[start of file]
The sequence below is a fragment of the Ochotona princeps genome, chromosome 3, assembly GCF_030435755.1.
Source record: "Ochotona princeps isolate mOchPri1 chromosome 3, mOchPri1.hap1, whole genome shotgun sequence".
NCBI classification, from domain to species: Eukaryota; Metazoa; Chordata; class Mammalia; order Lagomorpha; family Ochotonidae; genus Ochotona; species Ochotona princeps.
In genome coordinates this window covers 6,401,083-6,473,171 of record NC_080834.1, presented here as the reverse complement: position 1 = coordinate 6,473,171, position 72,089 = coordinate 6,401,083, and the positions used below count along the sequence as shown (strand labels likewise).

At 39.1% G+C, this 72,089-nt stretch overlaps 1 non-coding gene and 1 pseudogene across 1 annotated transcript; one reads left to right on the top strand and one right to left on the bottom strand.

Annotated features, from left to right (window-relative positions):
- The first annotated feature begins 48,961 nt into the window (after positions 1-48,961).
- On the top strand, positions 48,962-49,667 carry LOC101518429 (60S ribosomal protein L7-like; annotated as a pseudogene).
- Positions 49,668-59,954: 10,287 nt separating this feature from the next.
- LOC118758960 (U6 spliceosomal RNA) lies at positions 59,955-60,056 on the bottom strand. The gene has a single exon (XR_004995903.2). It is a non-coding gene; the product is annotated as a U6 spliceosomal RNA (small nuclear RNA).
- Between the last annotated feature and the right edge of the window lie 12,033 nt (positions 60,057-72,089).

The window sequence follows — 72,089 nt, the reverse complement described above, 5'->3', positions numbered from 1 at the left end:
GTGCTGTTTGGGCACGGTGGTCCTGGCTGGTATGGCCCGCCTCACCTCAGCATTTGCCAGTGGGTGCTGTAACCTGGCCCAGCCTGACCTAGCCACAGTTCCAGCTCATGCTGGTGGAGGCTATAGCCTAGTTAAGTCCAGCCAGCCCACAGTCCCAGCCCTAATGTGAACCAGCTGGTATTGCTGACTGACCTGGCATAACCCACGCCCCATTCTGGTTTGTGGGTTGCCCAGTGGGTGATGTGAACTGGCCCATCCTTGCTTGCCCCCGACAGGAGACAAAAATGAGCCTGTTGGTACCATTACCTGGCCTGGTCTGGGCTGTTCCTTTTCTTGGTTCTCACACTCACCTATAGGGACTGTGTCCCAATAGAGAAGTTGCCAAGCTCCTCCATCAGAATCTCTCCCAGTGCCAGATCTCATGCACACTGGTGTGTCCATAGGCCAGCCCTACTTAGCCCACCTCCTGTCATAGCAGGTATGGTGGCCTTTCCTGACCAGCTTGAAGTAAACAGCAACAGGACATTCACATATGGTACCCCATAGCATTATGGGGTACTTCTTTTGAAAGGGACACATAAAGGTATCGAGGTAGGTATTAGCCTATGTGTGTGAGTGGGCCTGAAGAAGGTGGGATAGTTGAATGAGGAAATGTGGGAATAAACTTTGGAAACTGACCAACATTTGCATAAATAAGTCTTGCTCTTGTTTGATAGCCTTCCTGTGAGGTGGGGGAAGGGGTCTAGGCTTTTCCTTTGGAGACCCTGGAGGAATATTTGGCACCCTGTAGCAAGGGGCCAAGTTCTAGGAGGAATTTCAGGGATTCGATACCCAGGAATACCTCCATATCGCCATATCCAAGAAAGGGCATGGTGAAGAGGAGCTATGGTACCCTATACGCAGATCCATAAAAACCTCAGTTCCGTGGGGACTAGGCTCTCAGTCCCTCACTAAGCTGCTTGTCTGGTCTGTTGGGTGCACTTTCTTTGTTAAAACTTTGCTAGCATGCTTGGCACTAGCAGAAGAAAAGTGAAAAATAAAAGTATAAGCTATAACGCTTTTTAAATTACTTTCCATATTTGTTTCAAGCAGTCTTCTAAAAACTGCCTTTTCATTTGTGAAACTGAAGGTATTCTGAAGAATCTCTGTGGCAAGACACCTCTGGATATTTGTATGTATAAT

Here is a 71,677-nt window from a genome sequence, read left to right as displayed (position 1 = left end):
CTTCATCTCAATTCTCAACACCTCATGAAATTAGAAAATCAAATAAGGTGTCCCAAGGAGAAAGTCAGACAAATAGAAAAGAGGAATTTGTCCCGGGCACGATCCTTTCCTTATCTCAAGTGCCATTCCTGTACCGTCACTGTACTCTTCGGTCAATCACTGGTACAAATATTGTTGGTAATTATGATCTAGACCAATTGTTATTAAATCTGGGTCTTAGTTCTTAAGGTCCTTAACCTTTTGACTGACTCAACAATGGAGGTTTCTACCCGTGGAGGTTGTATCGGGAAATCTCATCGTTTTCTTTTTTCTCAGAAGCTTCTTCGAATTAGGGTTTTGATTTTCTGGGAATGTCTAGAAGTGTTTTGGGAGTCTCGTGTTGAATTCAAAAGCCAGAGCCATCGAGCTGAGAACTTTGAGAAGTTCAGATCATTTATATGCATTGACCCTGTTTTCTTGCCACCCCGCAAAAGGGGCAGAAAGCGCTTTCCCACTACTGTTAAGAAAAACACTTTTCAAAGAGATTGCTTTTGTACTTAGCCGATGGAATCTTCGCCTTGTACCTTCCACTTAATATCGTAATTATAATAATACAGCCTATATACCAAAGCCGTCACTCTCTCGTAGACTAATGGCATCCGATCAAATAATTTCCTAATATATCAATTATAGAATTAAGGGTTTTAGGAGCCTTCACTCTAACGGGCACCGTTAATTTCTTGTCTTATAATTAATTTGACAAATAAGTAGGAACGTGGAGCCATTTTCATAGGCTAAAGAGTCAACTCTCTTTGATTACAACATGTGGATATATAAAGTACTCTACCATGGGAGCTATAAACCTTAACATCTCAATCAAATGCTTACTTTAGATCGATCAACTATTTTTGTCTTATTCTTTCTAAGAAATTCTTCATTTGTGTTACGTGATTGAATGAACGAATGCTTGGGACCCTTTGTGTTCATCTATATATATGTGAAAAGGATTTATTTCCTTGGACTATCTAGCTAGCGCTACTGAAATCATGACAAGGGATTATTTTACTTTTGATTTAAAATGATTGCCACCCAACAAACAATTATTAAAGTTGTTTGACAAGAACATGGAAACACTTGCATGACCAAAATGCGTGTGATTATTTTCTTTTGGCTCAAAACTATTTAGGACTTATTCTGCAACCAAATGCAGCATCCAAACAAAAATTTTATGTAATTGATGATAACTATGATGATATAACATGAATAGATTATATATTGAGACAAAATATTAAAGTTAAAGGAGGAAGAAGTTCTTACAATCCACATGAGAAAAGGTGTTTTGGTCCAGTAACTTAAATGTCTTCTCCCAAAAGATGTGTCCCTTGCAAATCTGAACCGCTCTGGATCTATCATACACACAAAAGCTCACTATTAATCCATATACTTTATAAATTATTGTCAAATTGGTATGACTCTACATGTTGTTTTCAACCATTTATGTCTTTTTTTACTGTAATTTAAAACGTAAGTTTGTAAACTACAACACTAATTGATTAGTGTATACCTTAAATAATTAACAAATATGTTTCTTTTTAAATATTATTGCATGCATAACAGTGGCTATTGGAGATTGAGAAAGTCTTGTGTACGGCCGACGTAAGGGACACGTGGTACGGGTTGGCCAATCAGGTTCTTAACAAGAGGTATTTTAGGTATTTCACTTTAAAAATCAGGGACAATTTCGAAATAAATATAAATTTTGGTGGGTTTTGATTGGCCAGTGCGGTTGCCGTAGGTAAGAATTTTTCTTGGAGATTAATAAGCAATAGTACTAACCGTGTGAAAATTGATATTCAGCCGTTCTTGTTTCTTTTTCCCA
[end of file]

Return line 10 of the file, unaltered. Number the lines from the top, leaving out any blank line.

- LOC118758960 (U6 spliceosomal RNA) lies at positions 59,955-60,056 on the bottom strand. The gene has a single exon (XR_004995903.2). It is a non-coding gene; the product is annotated as a U6 spliceosomal RNA (small nuclear RNA).